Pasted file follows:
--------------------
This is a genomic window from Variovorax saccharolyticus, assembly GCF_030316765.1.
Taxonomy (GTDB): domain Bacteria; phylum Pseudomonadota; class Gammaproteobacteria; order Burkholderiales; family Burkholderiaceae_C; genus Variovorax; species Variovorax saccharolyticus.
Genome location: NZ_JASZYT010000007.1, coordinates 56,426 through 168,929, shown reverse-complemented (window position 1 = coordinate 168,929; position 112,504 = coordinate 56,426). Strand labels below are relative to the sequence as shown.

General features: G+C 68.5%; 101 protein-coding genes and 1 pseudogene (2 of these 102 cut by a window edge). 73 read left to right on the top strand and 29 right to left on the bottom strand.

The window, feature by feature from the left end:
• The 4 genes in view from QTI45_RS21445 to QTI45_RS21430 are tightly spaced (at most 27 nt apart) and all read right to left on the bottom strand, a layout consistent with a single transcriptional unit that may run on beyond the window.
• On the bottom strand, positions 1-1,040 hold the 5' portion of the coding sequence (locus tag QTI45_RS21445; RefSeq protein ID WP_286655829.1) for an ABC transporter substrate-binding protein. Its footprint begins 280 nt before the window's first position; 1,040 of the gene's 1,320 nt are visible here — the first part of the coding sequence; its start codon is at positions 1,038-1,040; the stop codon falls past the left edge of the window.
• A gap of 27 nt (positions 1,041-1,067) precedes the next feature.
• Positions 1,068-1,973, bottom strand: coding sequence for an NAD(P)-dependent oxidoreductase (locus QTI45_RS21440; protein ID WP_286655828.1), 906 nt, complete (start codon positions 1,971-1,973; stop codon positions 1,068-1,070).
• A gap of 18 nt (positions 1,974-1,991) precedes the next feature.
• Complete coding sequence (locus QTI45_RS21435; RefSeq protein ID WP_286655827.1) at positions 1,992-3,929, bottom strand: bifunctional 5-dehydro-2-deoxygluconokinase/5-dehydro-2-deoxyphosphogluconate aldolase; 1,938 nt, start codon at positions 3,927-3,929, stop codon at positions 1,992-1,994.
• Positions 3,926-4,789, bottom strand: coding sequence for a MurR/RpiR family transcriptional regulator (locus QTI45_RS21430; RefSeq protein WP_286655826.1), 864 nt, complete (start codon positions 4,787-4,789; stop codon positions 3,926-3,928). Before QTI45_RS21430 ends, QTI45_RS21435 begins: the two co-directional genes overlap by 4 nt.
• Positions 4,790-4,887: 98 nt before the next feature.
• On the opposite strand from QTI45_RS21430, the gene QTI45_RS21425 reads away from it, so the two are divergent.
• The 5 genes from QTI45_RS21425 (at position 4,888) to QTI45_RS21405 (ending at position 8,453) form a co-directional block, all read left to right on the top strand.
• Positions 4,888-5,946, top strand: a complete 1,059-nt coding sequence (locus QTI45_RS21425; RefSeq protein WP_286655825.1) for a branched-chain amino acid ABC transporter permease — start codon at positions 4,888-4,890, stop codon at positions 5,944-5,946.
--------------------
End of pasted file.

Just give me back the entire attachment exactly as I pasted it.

This is a genomic window from Variovorax saccharolyticus, assembly GCF_030316765.1.
Taxonomy (GTDB): domain Bacteria; phylum Pseudomonadota; class Gammaproteobacteria; order Burkholderiales; family Burkholderiaceae_C; genus Variovorax; species Variovorax saccharolyticus.
Genome location: NZ_JASZYT010000007.1, coordinates 56,426 through 168,929, shown reverse-complemented (window position 1 = coordinate 168,929; position 112,504 = coordinate 56,426). Strand labels below are relative to the sequence as shown.

General features: G+C 68.5%; 101 protein-coding genes and 1 pseudogene (2 of these 102 cut by a window edge). 73 read left to right on the top strand and 29 right to left on the bottom strand.

The window, feature by feature from the left end:
• The 4 genes in view from QTI45_RS21445 to QTI45_RS21430 are tightly spaced (at most 27 nt apart) and all read right to left on the bottom strand, a layout consistent with a single transcriptional unit that may run on beyond the window.
• On the bottom strand, positions 1-1,040 hold the 5' portion of the coding sequence (locus tag QTI45_RS21445; RefSeq protein ID WP_286655829.1) for an ABC transporter substrate-binding protein. Its footprint begins 280 nt before the window's first position; 1,040 of the gene's 1,320 nt are visible here — the first part of the coding sequence; its start codon is at positions 1,038-1,040; the stop codon falls past the left edge of the window.
• A gap of 27 nt (positions 1,041-1,067) precedes the next feature.
• Positions 1,068-1,973, bottom strand: coding sequence for an NAD(P)-dependent oxidoreductase (locus QTI45_RS21440; protein ID WP_286655828.1), 906 nt, complete (start codon positions 1,971-1,973; stop codon positions 1,068-1,070).
• A gap of 18 nt (positions 1,974-1,991) precedes the next feature.
• Complete coding sequence (locus QTI45_RS21435; RefSeq protein ID WP_286655827.1) at positions 1,992-3,929, bottom strand: bifunctional 5-dehydro-2-deoxygluconokinase/5-dehydro-2-deoxyphosphogluconate aldolase; 1,938 nt, start codon at positions 3,927-3,929, stop codon at positions 1,992-1,994.
• Positions 3,926-4,789, bottom strand: coding sequence for a MurR/RpiR family transcriptional regulator (locus QTI45_RS21430; RefSeq protein WP_286655826.1), 864 nt, complete (start codon positions 4,787-4,789; stop codon positions 3,926-3,928). Before QTI45_RS21430 ends, QTI45_RS21435 begins: the two co-directional genes overlap by 4 nt.
• Positions 4,790-4,887: 98 nt before the next feature.
• On the opposite strand from QTI45_RS21430, the gene QTI45_RS21425 reads away from it, so the two are divergent.
• The 5 genes from QTI45_RS21425 (at position 4,888) to QTI45_RS21405 (ending at position 8,453) form a co-directional block, all read left to right on the top strand.
• Positions 4,888-5,946, top strand: a complete 1,059-nt coding sequence (locus QTI45_RS21425; RefSeq protein WP_286655825.1) for a branched-chain amino acid ABC transporter permease — start codon at positions 4,888-4,890, stop codon at positions 5,944-5,946.